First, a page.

P. T. Forsyth died 100 years ago today on the Fourth Armistace Day 1921. He was cremated, at Golders Green, London, and I do not know how he is further commemorated there.
The cremation was preceded on Tuesday afternoon, 15 November 1921, by a service at West Hampstead Congregational Church.
He was a member there; it was next to Hackney College on Finchley Road. The building survives; it became a synagogue and is now flats. His son-in-law, H.T. Andrews, officiated with a gratifying number of Congregational great and good (among them the now Anglican R.J. Campbell whom Forsyth had so criticized at the time of the New Theology controversy).
The coffin was covered in bronze, yellow, and white chrysanthemums. At Golders Green T.H. Darlow officiated. The source is British Weekly 17 November, 1921.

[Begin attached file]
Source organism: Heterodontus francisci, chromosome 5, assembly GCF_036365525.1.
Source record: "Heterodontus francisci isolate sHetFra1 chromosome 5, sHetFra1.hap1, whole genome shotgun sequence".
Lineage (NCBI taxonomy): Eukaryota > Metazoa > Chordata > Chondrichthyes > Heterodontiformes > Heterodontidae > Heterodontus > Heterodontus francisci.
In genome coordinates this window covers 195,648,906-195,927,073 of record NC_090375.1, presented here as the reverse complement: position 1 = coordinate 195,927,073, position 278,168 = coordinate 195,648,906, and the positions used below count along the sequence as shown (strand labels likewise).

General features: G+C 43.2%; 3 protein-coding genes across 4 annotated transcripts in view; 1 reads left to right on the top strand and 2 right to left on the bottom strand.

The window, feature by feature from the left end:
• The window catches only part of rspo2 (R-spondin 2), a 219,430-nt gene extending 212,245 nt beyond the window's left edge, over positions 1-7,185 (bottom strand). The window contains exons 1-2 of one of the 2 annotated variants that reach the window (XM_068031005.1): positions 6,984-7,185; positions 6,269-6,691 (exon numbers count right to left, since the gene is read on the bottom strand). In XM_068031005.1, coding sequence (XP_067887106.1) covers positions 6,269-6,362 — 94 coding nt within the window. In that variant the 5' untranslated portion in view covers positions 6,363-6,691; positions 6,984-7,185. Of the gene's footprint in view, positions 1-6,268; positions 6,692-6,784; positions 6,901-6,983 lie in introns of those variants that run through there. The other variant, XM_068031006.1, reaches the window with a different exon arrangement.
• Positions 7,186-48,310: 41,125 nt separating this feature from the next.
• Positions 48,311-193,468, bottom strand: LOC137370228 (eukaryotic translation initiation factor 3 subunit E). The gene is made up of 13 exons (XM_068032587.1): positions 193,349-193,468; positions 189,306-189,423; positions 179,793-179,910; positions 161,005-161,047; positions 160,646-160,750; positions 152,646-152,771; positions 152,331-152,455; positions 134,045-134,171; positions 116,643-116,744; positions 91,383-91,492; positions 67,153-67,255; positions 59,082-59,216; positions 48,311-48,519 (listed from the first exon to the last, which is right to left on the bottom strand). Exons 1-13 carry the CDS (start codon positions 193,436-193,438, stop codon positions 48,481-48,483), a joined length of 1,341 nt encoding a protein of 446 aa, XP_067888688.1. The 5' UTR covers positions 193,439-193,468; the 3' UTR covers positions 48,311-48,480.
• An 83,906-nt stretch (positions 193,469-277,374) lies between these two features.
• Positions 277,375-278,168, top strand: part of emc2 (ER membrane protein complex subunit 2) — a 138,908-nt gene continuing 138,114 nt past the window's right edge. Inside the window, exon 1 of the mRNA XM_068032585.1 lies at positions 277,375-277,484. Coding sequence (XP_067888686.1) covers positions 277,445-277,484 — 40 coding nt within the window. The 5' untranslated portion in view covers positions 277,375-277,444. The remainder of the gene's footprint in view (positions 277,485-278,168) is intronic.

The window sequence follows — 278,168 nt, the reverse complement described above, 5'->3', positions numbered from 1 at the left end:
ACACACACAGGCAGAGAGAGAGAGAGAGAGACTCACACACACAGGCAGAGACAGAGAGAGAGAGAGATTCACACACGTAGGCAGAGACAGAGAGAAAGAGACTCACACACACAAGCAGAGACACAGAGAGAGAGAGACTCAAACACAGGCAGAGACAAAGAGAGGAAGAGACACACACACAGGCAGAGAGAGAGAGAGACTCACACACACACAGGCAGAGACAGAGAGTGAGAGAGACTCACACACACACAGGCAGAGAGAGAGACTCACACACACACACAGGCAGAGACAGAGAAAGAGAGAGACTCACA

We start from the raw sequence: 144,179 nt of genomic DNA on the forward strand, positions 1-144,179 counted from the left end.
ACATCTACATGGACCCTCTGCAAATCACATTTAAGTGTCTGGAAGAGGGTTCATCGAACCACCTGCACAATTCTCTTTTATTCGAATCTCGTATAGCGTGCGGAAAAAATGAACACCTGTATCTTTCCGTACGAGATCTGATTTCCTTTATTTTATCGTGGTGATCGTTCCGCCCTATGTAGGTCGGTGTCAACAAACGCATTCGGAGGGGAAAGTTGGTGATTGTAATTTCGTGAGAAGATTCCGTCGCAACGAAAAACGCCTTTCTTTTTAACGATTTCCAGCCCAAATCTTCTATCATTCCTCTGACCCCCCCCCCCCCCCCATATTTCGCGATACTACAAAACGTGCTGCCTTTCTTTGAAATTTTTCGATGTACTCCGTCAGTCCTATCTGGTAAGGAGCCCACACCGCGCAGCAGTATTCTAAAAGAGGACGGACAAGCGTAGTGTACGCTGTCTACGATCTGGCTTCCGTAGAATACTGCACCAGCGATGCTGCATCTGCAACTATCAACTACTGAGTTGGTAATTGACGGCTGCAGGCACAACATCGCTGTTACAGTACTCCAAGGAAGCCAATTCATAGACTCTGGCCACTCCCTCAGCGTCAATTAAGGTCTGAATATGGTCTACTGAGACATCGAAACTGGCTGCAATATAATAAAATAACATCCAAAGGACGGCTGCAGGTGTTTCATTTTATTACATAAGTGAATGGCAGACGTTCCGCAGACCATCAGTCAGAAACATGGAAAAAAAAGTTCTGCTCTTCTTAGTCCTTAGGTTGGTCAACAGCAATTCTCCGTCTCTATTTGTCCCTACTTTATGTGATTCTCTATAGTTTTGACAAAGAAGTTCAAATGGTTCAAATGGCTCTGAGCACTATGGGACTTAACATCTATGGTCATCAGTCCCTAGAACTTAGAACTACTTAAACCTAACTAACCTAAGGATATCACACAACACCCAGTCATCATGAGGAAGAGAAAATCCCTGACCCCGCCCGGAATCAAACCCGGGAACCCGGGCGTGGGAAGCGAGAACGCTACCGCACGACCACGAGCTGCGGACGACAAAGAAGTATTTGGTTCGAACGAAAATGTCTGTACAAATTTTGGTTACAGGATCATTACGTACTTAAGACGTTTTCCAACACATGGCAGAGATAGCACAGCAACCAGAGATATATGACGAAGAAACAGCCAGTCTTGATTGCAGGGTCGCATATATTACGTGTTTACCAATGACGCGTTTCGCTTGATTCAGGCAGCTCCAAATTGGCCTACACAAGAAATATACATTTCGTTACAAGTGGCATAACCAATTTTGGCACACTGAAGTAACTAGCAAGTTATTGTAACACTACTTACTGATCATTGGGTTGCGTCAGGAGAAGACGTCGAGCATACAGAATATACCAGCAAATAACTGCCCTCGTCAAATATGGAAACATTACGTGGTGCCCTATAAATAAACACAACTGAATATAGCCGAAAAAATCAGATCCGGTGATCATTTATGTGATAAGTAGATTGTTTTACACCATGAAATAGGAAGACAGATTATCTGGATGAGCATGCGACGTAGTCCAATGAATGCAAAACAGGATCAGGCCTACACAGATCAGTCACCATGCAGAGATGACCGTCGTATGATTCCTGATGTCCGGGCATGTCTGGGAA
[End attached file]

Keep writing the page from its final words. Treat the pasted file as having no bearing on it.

There was also a report in the Times on Forsyth’s death 12 November 1921, and a report of the funeral on 16 November 1921. A further note: Dr Williams’s Library, London, has (in its Congregational Library collection) a small trove of Forsythiana, collected by his daughter, Jessie Forsyth Andrews. It includes a typed order compiled by him for a funeral service (not, of course, necessarily the one used for him) which the Revd W.F. Davies added in February 1953.
A prayer contains this most Forsythian of phrases: “We stand by the open grave in the faith of the Empty Tomb”.
My own Forsyth tribute can be watched here in this very short introduction to him and his legacy.
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